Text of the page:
(4) …that a special investigative commission, or a Select Committee be tasked with investigating possible illegal activities by senior officials of the administration of President George W. Bush, including, if necessary, any abuse of the President’s pardon power; and

(5) the next Attorney General of the United States appoint an independent counsel to investigate, and, where appropriate, prosecute illegal acts by senior officials of the administration of President George W. Bush.

Of course, we should ask our representatives to join us in supporting the resolution, but I hope the good people at will forgive me a bit of headshaking about it: if only Nadler had been so outspoken about Bush’s crimes against the people and Constitution of the United States sooner.

While I know — and I assume Nadler knows — that impeachment has no statute of limitations and that in fact a pardoned person can still be impeached, that lady who walked by my house probably doesn’t know it. And among the main reasons she doesn’t know or care is that political leadership of this country — Mr. Nadler prominent among them — have by their inaction these past many years confirmed her likely opinion that none of these things were worth impeaching or prosecuting anyone about in the first place.  Meanwhile, the not entirely different political leadership comprising President-elect Obama and his more fervent supporters have not been shy about implying that his ascendance will in and of itself wash the country clean of the our sins — and I use the words “our” and “sins” advisedly.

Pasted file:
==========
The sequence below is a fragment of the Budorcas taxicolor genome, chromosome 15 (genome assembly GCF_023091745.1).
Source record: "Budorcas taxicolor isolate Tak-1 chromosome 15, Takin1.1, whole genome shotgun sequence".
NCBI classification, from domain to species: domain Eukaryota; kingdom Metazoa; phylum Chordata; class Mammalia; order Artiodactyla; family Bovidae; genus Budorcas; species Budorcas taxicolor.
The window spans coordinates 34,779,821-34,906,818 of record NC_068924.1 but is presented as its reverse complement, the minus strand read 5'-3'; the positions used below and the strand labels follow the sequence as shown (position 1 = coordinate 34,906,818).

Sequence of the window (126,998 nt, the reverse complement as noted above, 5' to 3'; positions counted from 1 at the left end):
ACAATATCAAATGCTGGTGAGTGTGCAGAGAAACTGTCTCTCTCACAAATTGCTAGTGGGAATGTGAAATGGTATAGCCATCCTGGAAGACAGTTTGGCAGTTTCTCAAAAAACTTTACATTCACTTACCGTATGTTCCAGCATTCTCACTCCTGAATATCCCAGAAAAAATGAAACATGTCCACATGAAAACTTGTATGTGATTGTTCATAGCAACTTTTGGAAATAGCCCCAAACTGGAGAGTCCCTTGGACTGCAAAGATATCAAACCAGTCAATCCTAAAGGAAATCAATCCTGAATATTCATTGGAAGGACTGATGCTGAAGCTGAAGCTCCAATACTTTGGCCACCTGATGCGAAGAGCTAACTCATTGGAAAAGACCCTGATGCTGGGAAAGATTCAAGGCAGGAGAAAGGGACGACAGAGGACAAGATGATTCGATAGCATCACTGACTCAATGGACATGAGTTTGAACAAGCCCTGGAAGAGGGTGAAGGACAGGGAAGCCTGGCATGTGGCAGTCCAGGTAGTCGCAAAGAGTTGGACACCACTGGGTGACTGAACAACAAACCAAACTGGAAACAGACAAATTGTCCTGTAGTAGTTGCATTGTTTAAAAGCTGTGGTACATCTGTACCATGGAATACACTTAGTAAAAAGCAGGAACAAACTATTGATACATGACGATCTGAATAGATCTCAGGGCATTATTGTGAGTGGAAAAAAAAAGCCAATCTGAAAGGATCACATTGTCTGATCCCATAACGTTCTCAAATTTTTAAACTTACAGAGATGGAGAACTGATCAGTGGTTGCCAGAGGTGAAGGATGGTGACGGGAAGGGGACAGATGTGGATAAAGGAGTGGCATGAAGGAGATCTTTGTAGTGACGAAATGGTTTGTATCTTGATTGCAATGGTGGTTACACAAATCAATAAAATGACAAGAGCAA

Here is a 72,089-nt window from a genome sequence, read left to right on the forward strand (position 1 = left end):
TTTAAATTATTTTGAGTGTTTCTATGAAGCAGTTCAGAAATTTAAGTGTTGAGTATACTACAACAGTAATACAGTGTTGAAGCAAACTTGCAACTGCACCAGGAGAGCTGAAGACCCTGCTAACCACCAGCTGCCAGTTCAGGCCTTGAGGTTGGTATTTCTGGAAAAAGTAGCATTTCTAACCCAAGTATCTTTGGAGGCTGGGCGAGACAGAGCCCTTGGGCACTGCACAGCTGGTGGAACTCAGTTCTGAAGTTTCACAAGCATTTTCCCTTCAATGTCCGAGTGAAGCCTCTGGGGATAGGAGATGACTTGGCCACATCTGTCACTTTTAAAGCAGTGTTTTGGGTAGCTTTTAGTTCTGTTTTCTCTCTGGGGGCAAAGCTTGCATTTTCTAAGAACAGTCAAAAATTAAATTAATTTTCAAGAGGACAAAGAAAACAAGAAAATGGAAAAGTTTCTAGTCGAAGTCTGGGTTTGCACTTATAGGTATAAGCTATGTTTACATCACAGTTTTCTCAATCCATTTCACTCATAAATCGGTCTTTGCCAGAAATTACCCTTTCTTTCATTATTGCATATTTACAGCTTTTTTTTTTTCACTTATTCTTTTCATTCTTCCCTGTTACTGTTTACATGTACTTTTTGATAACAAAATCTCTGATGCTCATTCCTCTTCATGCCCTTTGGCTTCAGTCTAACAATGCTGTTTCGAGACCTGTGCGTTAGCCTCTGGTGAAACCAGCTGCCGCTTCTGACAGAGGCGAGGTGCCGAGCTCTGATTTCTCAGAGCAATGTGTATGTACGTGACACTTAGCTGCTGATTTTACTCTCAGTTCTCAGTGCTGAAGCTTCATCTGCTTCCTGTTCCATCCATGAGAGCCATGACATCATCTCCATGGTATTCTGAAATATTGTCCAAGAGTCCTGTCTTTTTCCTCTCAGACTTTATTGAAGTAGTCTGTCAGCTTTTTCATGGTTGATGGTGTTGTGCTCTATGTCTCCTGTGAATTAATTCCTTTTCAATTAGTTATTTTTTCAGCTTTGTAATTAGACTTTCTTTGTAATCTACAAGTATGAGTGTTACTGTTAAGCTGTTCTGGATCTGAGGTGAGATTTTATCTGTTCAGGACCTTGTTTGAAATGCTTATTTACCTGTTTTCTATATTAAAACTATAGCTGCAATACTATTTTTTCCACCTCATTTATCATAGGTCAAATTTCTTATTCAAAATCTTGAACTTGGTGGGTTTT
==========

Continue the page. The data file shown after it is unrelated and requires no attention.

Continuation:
I don’t mean to be a scold to my neighbors, and I had lately become a little tired of harping on these subjects even here. But it’s gotten to where far too many of us won’t see crimes when they happen, won’t even try to punish them when we find out about them — and then have the gall to act as if that’s the wise and charitable thing to do.

And that’s a shame.

PS: Thanks to those readers who have returned to finally find actual writing as opposed to mere link-mongering.  I hope the “delicious” links were occasionally interesting, but I’m undecided about continuing them as more than a sidebar; input welcome.

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What trumps a pardon?

Posted by Thomas Nephew on 10th October 2008

In one very important way, impeachment does — and maybe soon.

The news was quickly buried under an avalanche of financial crisis, Palin, debate, and election horse race stories, but it was significant all the same.  In late September, Murray Waas reported in that Department of Justice investigators were zeroing in on former Attorney General Alberto Gonzales’s July 24, 2007 testimony to Congress.  In this testimony, Gonzales asserted that in a critical March 10, 2004 meeting — immediately prior to the notorious “hospital confrontation” between Comey, Ashcroft, Gonzales, and Card — a key group of Congressional members privy to intelligence secrets* shared a “consensus” with Cheney, Addington, and Gonzales that the NSA’s warrantless surveillance program described to them should go forward.